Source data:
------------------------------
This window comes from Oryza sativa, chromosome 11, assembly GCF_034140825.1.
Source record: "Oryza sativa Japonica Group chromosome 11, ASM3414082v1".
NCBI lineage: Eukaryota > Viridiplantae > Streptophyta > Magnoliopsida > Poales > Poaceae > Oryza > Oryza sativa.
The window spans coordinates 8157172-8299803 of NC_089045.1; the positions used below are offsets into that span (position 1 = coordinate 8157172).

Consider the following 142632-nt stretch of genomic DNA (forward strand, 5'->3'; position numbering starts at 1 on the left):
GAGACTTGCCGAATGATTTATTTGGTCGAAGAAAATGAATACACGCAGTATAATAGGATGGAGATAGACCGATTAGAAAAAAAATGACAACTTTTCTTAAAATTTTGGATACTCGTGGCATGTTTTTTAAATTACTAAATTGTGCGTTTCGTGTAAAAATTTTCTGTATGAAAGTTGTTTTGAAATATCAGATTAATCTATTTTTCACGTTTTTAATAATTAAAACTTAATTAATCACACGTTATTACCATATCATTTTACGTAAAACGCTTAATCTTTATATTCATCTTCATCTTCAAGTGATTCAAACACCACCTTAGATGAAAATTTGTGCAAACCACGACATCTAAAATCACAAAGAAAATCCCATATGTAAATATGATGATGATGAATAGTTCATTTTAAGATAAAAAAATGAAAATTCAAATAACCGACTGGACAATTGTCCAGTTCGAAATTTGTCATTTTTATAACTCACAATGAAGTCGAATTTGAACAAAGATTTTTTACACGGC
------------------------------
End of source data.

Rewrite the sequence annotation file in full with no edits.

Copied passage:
This window comes from Oryza sativa, chromosome 11, assembly GCF_034140825.1.
Source record: "Oryza sativa Japonica Group chromosome 11, ASM3414082v1".
NCBI lineage: Eukaryota > Viridiplantae > Streptophyta > Magnoliopsida > Poales > Poaceae > Oryza > Oryza sativa.
The window spans coordinates 8157172-8299803 of NC_089045.1; the positions used below are offsets into that span (position 1 = coordinate 8157172).

Consider the following 142632-nt stretch of genomic DNA (forward strand, 5'->3'; position numbering starts at 1 on the left):
GAGACTTGCCGAATGATTTATTTGGTCGAAGAAAATGAATACACGCAGTATAATAGGATGGAGATAGACCGATTAGAAAAAAAATGACAACTTTTCTTAAAATTTTGGATACTCGTGGCATGTTTTTTAAATTACTAAATTGTGCGTTTCGTGTAAAAATTTTCTGTATGAAAGTTGTTTTGAAATATCAGATTAATCTATTTTTCACGTTTTTAATAATTAAAACTTAATTAATCACACGTTATTACCATATCATTTTACGTAAAACGCTTAATCTTTATATTCATCTTCATCTTCAAGTGATTCAAACACCACCTTAGATGAAAATTTGTGCAAACCACGACATCTAAAATCACAAAGAAAATCCCATATGTAAATATGATGATGATGAATAGTTCATTTTAAGATAAAAAAATGAAAATTCAAATAACCGACTGGACAATTGTCCAGTTCGAAATTTGTCATTTTTATAACTCACAATGAAGTCGAATTTGAACAAAGATTTTTTACACGGC